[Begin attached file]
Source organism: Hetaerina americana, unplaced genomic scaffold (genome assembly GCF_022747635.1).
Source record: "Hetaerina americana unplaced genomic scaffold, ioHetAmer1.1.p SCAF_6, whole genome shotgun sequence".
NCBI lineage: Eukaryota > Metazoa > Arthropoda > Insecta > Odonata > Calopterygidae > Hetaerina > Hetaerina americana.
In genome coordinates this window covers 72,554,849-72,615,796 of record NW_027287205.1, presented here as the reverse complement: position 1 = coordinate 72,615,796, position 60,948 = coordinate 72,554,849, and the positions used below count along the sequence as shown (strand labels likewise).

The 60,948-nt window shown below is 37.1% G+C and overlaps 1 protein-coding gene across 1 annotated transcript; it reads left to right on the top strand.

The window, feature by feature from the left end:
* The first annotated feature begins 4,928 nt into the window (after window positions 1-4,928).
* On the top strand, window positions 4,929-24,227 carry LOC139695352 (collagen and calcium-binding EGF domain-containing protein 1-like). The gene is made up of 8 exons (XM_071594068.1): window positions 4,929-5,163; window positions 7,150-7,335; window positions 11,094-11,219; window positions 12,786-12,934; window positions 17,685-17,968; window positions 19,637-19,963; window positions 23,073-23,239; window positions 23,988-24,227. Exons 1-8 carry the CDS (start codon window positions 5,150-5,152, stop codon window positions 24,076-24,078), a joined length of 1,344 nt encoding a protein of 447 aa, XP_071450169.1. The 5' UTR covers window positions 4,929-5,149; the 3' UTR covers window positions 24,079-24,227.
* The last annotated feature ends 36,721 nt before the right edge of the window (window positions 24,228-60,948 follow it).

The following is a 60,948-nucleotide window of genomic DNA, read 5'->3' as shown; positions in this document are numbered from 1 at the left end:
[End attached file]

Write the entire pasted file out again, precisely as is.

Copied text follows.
Source organism: Hetaerina americana, unplaced genomic scaffold (genome assembly GCF_022747635.1).
Source record: "Hetaerina americana unplaced genomic scaffold, ioHetAmer1.1.p SCAF_6, whole genome shotgun sequence".
NCBI lineage: Eukaryota > Metazoa > Arthropoda > Insecta > Odonata > Calopterygidae > Hetaerina > Hetaerina americana.
In genome coordinates this window covers 72,554,849-72,615,796 of record NW_027287205.1, presented here as the reverse complement: position 1 = coordinate 72,615,796, position 60,948 = coordinate 72,554,849, and the positions used below count along the sequence as shown (strand labels likewise).

The 60,948-nt window shown below is 37.1% G+C and overlaps 1 protein-coding gene across 1 annotated transcript; it reads left to right on the top strand.

The window, feature by feature from the left end:
* The first annotated feature begins 4,928 nt into the window (after window positions 1-4,928).
* On the top strand, window positions 4,929-24,227 carry LOC139695352 (collagen and calcium-binding EGF domain-containing protein 1-like). The gene is made up of 8 exons (XM_071594068.1): window positions 4,929-5,163; window positions 7,150-7,335; window positions 11,094-11,219; window positions 12,786-12,934; window positions 17,685-17,968; window positions 19,637-19,963; window positions 23,073-23,239; window positions 23,988-24,227. Exons 1-8 carry the CDS (start codon window positions 5,150-5,152, stop codon window positions 24,076-24,078), a joined length of 1,344 nt encoding a protein of 447 aa, XP_071450169.1. The 5' UTR covers window positions 4,929-5,149; the 3' UTR covers window positions 24,079-24,227.
* The last annotated feature ends 36,721 nt before the right edge of the window (window positions 24,228-60,948 follow it).

The following is a 60,948-nucleotide window of genomic DNA, read 5'->3' as shown; positions in this document are numbered from 1 at the left end: